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What are the most common reasons for construction disputes?

On behalf of Cohn Lifland Pearlman Herrmann & Knopf LLP | Jan 17, 2020 |

When you decide to get involved in construction projects of any size, you should consider your potential liability. As part of that process, you should strongly consider purchasing appropriate insurance and making sure you understand the laws that apply to the project. In most cases, these steps are only the beginning of the analysis.

Managing your liability can also mean being a good team player. Construction projects often involve many players, including owners, architects, project managers, contractors and subcontractors. All of these people need people need to work together.  In order to do so, they need to start the project with clear, well-written contracts. When they don’t, things get messy—as shown by a recent report on the top causes of construction disputes.

Strong, clear communication is essential

The global design and consultancy firm Arcadis release an annual report on construction disputes. It looks at the dollars and time spent on these disputes, as well as their causes. In 2018, the average cost of construction disputes in North America was $16.3 million, and the average duration was just over 15 months. While these numbers were both down from previous years, the top causes remained rooted in poor communication:

•            Poorly written contracts. North American contracts may need to withstand greater pressure than in other places due to the design-build nature of so many projects. When both the design and construction of a project are covered under a single contract, its language faces even greater scrutiny.

•            Failure to meet contractual obligations. The number one source of construction disputes worldwide, this is only the second most common source in North America. It’s a problem anytime a contractor doesn’t get its work done on time, and if you’re the contractor, you may want to make sure your subcontractors indemnify you for their work to the full limits of your liability.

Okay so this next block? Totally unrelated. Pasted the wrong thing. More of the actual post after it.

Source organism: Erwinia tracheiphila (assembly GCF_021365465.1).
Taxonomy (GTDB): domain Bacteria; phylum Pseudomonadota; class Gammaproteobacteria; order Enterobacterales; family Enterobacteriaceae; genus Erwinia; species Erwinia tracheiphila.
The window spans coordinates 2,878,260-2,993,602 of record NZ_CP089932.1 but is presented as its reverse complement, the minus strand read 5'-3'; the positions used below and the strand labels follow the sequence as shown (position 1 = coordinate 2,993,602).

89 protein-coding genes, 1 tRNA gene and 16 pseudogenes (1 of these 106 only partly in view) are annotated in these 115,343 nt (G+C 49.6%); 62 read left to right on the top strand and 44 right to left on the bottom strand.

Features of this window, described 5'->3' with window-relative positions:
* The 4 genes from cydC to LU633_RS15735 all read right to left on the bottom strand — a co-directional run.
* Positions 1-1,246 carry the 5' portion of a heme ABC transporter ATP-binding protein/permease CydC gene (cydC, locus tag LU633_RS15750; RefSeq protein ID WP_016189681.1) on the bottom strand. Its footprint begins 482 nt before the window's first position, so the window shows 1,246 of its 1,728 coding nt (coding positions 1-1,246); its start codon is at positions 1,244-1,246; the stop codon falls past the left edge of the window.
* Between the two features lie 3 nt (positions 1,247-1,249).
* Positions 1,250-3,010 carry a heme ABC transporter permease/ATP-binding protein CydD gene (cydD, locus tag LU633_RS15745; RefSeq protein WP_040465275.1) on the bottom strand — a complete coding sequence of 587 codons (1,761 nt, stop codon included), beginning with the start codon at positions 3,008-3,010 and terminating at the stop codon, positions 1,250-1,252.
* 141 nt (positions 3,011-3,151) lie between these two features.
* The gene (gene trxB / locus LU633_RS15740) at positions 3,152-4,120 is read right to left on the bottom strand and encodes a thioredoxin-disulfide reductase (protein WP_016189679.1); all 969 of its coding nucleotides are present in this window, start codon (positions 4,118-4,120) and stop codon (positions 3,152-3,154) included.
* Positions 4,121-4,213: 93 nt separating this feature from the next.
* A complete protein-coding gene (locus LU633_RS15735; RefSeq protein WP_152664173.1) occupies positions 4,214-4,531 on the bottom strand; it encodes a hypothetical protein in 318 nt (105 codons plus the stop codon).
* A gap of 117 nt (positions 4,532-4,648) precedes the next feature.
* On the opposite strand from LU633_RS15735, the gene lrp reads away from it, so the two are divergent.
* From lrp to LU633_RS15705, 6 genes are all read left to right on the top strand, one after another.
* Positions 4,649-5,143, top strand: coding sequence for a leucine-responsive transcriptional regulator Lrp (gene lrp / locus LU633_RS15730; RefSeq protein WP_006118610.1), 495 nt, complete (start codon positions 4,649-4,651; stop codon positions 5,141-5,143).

•            Poorly drafted claims. When contractors, subcontractors or suppliers provide claims that don’t meet certain standards of documentation, they may have their claims denied out-of-hand. Companies and courts evaluating these claims might expect not just a narrative, but evidence like witness statements, expert testimony and photos or other documents.

One of the most valuable conclusions we can draw from this data is that it is worth your time and money to prepare, review and execute clear contracts that say what you want them to say. This is the only way to ensure your possible liabilities are correctly and clearly defined before problems arise.

How do contract disputes get resolved?

The Arcadis report also looked at the top forms of dispute resolution. Part of the reason North American firms saw a reduction in dispute costs and time may owe to the continued focus on party-to-party negotiation and mediation. Keeping matters out of court can help parties return their focus to work, but it still pays to be prepared. You can strengthen your position by heading to the table with a fully realized argument.